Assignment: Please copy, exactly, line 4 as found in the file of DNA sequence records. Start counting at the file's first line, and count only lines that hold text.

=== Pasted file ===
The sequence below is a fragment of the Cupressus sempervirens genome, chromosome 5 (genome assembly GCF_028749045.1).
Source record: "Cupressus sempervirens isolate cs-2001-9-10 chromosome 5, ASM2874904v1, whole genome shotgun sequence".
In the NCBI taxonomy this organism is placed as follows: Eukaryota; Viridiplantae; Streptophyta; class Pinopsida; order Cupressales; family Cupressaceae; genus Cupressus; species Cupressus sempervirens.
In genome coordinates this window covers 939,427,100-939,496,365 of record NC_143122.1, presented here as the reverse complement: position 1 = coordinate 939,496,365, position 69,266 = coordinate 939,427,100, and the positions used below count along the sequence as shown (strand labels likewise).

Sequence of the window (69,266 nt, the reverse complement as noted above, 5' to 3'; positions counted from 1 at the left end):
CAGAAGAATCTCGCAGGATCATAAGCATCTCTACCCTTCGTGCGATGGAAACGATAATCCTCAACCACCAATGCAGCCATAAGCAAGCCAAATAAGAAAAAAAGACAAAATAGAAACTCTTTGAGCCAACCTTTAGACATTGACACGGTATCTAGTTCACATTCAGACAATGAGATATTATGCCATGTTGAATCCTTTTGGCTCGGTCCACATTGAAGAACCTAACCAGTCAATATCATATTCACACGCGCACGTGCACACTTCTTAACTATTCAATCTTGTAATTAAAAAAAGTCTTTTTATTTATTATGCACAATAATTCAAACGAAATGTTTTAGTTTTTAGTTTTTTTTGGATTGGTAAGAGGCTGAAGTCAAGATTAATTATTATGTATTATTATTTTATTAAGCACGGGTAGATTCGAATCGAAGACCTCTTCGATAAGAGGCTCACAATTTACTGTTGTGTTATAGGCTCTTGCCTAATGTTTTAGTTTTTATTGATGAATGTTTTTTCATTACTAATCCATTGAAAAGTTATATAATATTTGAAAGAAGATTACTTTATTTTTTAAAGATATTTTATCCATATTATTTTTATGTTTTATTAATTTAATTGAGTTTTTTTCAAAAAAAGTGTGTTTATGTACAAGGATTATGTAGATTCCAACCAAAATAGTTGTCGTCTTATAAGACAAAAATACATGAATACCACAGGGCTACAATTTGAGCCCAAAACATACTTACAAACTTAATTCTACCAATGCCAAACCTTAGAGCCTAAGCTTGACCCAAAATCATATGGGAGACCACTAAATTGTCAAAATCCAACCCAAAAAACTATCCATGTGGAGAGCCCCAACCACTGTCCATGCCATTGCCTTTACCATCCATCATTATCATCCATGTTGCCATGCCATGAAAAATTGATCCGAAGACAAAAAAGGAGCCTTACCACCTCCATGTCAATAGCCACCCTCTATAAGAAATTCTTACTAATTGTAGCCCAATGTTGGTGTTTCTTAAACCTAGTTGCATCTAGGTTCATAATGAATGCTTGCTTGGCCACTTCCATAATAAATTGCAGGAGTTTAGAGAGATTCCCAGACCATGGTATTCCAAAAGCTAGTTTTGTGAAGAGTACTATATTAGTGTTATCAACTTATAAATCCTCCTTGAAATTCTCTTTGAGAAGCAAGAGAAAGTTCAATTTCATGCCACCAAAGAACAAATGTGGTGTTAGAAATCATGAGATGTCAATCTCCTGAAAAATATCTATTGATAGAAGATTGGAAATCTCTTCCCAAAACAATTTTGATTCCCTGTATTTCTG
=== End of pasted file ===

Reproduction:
In genome coordinates this window covers 939,427,100-939,496,365 of record NC_143122.1, presented here as the reverse complement: position 1 = coordinate 939,496,365, position 69,266 = coordinate 939,427,100, and the positions used below count along the sequence as shown (strand labels likewise).